Joy and the Sublime: The Arts and Passion-Driven Learning Institute
Joanne Olsen spent several years working closely with Silkroad in a junior high school in Queens, New York. Although she and her fellow teachers hadn’t collaborated before, they made time to bring together social studies and math, English and music teachers to help children connect what they study in school to their own lives and the larger world — through the arts.
Now Joanne has joined a growing community of educators and artists from around the world. They congregate once a year at the Harvard Graduate School of Education in Cambridge, Massachusetts, to explore how the arts can inspire the kind of teaching that transforms requirements into passion-driven learning.
Students bring excitement, talent and dreams to the classroom. As educators, we need tools to channel their passions, and ours, into meaningful learning for the 21st century. What if the credo of Italian educator Loris Malaguzzi, to “do nothing without joy,” were etched in stone above the door to every school?
Peak Experiences: Bringing the World to the Classroom
Lame Deer Jr. High, on the Northern Cheyenne Indian Reservation in southeastern Montana, is hours from Billings and a world away from most American middle schools. The remoteness has precluded partnerships, limited educational resources, and prevented teachers from doing seemingly simple things, like taking students on field trips.
Enter three musicians whose backgrounds couldn’t be more diverse: a Japanese flutist, a Galician bagpiper, and an American percussionist inspired by distinctive sounds and global rhythm traditions. Collaboration brings the world to the classroom.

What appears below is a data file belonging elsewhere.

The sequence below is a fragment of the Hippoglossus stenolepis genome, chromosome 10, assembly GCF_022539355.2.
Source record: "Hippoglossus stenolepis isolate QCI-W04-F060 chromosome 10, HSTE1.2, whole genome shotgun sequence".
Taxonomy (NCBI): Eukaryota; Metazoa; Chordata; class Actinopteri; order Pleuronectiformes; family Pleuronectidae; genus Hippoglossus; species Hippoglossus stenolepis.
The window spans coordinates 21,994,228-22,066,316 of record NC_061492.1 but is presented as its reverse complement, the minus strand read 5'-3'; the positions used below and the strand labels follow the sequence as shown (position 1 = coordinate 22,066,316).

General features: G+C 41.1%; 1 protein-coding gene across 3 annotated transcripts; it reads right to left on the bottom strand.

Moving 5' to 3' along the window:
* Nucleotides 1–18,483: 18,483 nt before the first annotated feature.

Silkroad teaching artists join producer, director, and arts advocate Damian Woetzel at Lame Deer through the Turnaround Arts initiative, a public-private partnership designed to help narrow the achievement gap and increase student engagement through the arts.
Side by Side: Workshops with Music Students
Many music students are passionate about their playing but have a harder time imagining how to make a career of it. Are there options beyond the orchestral model? Beyond the Western classical tradition?
While traveling, Silkroad musicians meet with music students, from high schoolers to members of pre-professional orchestras, to challenge their assumptions about music making. We ask them to turn around their sheet music or learn a new piece by ear, to prioritize expression over precision. We ask them to draw on all of their intelligences, senses, experiences, and intuitions, to discover what’s at stake for their audience.
We challenge our new friends as we challenge ourselves: to be curious, to be flexible, to meet “the other” in a new experience and question not only what makes it foreign but also what makes it familiar.